In Michigan, three in tight G.O.P. race
The state's economic woes are the central focus for Romney, McCain, and Huckabee before Tuesday's primary.
Grand Rapids and Battle Creek, Mich.
Just three days before Michigan's Republican primary, Van Siegling still can't make up his mind.
As someone concerned about Michigan's plummeting economy – he figures his home has lost $20,000 in value in less than two years – he's drawn to native Michigander Mitt Romney. He likes Mr. Romney's promise of using private-sector ideas to make government run more efficiently.
"I'm leaning toward McCain because of the military angle," says Mr. Siegling, a Kalamazoo resident. "But running government as a business? That would be true change as opposed to just talking about change."
The next key test in a wide-open GOP contest hinges upon people like Siegling and no clear favorite has emerged. Mr. Romney is a native son whose father was a popular three-term governor here in the 1960s.
Senator McCain won this state's presidential primary in 2000, and has a surge of momentum coming off his recent New Hampshire win. He hopes to benefit from independent and Democratic voters crossing over to vote in the GOP primary.
And former Arkansas Gov. Mike Huckabee, who didn't even have a campaign presence in Michigan a week ago, has found a welcome audience for his message of economic populism in a state already in recession.
In most recent polls, McCain and Romney have been neck and neck, with Huckabee trailing slightly. But many voters are still uncertain: Two polls over the weekend showed that about half of Michigan voters are either undecided or may change their mind before Tuesday's contest. Former New York mayor Rudolph Giuliani, former Sen. Fred Thompson, and Rep. Ron Paul are polling in single digits.
McCain, Romney, and Huckabee all have a lot at stake in this primary – the first big state to weigh in – though none more so than Romney. After two second-place finishes in Iowa and New Hampshire – despite spending more money than any other candidate – Michigan is Romney's best chance before Super Tuesday, when 22 states weigh in, to show that he can win. It's a state where he has name recognition and family history, where he owns one of his three homes and has already spent some $3 million on television ads.
In his rallies here, Romney is doing everything he can to remind people of his ties to the state and convince them that he'll have Michigan's interests at heart if he takes office.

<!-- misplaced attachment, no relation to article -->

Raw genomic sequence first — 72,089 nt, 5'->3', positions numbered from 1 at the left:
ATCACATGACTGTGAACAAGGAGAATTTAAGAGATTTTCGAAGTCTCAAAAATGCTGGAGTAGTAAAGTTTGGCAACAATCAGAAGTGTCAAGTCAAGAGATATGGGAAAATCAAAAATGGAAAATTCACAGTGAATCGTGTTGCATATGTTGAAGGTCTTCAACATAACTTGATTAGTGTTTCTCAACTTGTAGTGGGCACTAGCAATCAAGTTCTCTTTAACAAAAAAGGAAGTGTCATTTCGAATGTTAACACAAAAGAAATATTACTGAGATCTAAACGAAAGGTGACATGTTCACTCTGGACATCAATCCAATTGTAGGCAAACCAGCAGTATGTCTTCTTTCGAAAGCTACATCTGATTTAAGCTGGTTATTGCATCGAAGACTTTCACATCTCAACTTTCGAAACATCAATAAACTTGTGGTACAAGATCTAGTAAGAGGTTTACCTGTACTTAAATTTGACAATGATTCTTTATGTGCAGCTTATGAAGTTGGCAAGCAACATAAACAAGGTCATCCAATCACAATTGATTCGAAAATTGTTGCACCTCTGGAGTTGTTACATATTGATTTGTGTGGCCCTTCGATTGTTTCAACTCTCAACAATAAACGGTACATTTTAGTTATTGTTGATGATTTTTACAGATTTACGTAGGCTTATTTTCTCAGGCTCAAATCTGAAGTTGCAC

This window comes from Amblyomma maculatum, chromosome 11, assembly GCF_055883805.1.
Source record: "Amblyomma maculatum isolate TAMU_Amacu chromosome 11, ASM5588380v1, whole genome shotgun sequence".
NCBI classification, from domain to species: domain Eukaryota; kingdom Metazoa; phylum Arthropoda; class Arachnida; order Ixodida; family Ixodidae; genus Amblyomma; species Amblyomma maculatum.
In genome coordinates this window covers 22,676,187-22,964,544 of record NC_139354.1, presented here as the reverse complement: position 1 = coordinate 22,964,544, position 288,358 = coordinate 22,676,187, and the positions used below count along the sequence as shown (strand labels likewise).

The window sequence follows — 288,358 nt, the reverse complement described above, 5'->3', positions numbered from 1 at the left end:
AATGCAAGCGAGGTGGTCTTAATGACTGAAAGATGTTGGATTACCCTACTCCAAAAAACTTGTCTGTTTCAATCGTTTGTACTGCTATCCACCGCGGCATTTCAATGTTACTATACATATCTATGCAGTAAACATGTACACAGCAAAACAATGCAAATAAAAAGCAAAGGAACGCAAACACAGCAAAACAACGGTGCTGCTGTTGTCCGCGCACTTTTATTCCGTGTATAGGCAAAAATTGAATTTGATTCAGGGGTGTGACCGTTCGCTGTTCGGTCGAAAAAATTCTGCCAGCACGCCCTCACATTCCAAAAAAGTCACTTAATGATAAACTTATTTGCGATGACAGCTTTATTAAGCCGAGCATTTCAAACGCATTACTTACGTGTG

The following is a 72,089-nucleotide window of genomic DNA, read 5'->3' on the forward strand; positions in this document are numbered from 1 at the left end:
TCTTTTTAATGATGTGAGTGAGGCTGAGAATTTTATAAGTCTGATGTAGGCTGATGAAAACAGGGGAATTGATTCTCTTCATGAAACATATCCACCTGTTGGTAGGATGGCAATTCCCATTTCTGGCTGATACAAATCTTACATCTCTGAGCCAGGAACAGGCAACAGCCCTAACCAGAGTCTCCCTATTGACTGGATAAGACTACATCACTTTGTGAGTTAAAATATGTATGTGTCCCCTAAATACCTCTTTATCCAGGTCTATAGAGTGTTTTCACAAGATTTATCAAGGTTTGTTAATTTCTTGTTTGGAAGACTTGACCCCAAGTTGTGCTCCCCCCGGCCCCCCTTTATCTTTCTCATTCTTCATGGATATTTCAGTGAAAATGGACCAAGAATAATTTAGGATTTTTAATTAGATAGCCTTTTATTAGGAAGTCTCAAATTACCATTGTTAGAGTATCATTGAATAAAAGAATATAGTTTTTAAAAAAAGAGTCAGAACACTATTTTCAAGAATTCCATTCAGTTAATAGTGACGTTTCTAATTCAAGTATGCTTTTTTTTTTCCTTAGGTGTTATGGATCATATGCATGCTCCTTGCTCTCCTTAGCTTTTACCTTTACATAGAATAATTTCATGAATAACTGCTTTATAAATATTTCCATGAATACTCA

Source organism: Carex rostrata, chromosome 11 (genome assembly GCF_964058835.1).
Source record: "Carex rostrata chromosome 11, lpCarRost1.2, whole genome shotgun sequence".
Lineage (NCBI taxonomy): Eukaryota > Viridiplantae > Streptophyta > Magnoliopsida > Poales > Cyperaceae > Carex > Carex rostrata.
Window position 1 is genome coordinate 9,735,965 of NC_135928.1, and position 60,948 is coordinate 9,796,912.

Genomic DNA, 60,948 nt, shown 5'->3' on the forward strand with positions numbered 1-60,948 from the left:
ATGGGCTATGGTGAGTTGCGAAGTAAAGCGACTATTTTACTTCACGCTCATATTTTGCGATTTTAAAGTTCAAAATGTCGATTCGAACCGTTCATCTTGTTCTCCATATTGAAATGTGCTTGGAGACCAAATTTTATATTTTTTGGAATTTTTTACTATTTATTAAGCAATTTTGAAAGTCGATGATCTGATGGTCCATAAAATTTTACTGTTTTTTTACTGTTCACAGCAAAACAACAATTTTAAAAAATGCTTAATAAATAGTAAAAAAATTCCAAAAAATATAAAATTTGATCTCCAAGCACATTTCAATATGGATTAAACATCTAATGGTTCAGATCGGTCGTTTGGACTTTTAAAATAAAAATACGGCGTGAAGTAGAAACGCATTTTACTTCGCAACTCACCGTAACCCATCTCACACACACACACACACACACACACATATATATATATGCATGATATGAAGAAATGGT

"When I lived here, Michigan was the envy of the world," Romney tells a group of cheering supporters during a rally at the Battle Creek airport. "Our roots are very deep here, and I will not rest as president until Michigan is mended again, and the pride of the nation."
It's a message that resonates with some here, especially those who are more conservative or who are old enough to remember his father.
"We need a manager and we need a leader," says Sandy Morgan, as she waits with her husband for a Romney rally to begin. They attended the Salt Lake City Olympics, she says, and "it was smooth as silk." McCain, as far as she's concerned, is "a liberal – a wolf in sheep's clothing."
All three candidates are focusing heavily on Michigan's economy, with slightly different tacks. John McCain reinforced his "straight-talker" image as he admitted that many lost manufacturing jobs are not likely to come back. Instead, he emphasized job retraining and education to help those laid off.
Governor Huckabee, like Romney, waxed nostalgic for the state's glory days and remembered when Michigan manufacturing plants were able to shift gears to make weapons for World War II.
Huckabee's surge has been a surprise to many political observers. Michigan is a moderate state, with less of a religious base than Iowa, where Huckabee won the caucuses. But some 20 to 30 percent of Republicans who vote in the Michigan primary consider themselves evangelical, and Huckabee is doing well among many in that group.
He's also finding fertile ground in his appeal to blue-collar workers. Many support his plan to replace income and other taxes with an across-the-board consumption tax, the "fair tax" proposal. "I'm a small-business owner, and that would help my business so much," says Tim Palomaki, a service provider for the auto industry, at a Huckabee rally with his wife and three children.
Samantha McCrea, an X-ray technician, says when she casts her vote for Huckabee on Tuesday it will be the first time she's ever voted for a Republican. She likes the way he appeals to her "faith in the nation" and his authenticity.
"I like that he doesn't change from debate to debate," she says. Ms. McCrea's vote represents one of the big wild cards in Tuesday's election. Any Michigander can vote in the primary, regardless of party affiliation. Eight years ago, independents helped deliver the state to McCain over George W. Bush. This time, even more independents and Democrats may choose to vote in the Republican primary since the Democratic contest has less meaning: Hillary Rodham Clinton is the only major candidate whose name is on the ballot.
Charlotte Houseman, a retired English teacher at the Huckabee rally, says she's generally a Clinton supporter, but because the Democratic primary matters less, she's likely to vote for McCain – whom she also likes. "I might be a switch-over," she says.
A large showing by such independents and Democrats could have a big influence on the race, says Bill Ballenger, editor of the Inside Michigan Politics newsletter. "Will most of those voters go to John McCain? Probably they will, but Huckabee might cut into that. Romney would be the loser in that scenario. It's more the rank and file that find Romney appealing."